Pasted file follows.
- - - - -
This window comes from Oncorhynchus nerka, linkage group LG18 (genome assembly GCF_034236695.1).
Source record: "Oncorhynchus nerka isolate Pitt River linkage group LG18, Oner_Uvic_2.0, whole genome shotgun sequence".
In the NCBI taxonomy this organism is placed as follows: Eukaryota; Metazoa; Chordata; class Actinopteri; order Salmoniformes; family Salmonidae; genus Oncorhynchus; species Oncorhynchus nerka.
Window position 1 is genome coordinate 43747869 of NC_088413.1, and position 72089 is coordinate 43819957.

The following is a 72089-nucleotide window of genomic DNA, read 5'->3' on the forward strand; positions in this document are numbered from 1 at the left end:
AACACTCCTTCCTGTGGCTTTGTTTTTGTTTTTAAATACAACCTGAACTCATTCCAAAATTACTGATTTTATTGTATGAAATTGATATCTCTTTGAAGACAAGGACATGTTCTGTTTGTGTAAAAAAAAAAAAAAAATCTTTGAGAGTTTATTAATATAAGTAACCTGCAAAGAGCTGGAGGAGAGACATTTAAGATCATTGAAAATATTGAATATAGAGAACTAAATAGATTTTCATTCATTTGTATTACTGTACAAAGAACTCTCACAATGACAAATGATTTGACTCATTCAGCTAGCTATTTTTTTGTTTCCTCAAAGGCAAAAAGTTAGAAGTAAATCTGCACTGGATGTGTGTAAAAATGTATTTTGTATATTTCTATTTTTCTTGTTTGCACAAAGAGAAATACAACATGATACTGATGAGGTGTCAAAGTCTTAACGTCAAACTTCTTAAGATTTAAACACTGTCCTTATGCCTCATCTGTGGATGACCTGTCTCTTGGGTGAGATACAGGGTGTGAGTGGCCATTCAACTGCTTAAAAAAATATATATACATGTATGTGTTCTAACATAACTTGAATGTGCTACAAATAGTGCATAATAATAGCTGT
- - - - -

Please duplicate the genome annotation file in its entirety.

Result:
This window comes from Oncorhynchus nerka, linkage group LG18 (genome assembly GCF_034236695.1).
Source record: "Oncorhynchus nerka isolate Pitt River linkage group LG18, Oner_Uvic_2.0, whole genome shotgun sequence".
In the NCBI taxonomy this organism is placed as follows: Eukaryota; Metazoa; Chordata; class Actinopteri; order Salmoniformes; family Salmonidae; genus Oncorhynchus; species Oncorhynchus nerka.
Window position 1 is genome coordinate 43747869 of NC_088413.1, and position 72089 is coordinate 43819957.

The following is a 72089-nucleotide window of genomic DNA, read 5'->3' on the forward strand; positions in this document are numbered from 1 at the left end:
AACACTCCTTCCTGTGGCTTTGTTTTTGTTTTTAAATACAACCTGAACTCATTCCAAAATTACTGATTTTATTGTATGAAATTGATATCTCTTTGAAGACAAGGACATGTTCTGTTTGTGTAAAAAAAAAAAAAAAATCTTTGAGAGTTTATTAATATAAGTAACCTGCAAAGAGCTGGAGGAGAGACATTTAAGATCATTGAAAATATTGAATATAGAGAACTAAATAGATTTTCATTCATTTGTATTACTGTACAAAGAACTCTCACAATGACAAATGATTTGACTCATTCAGCTAGCTATTTTTTTGTTTCCTCAAAGGCAAAAAGTTAGAAGTAAATCTGCACTGGATGTGTGTAAAAATGTATTTTGTATATTTCTATTTTTCTTGTTTGCACAAAGAGAAATACAACATGATACTGATGAGGTGTCAAAGTCTTAACGTCAAACTTCTTAAGATTTAAACACTGTCCTTATGCCTCATCTGTGGATGACCTGTCTCTTGGGTGAGATACAGGGTGTGAGTGGCCATTCAACTGCTTAAAAAAATATATATACATGTATGTGTTCTAACATAACTTGAATGTGCTACAAATAGTGCATAATAATAGCTGT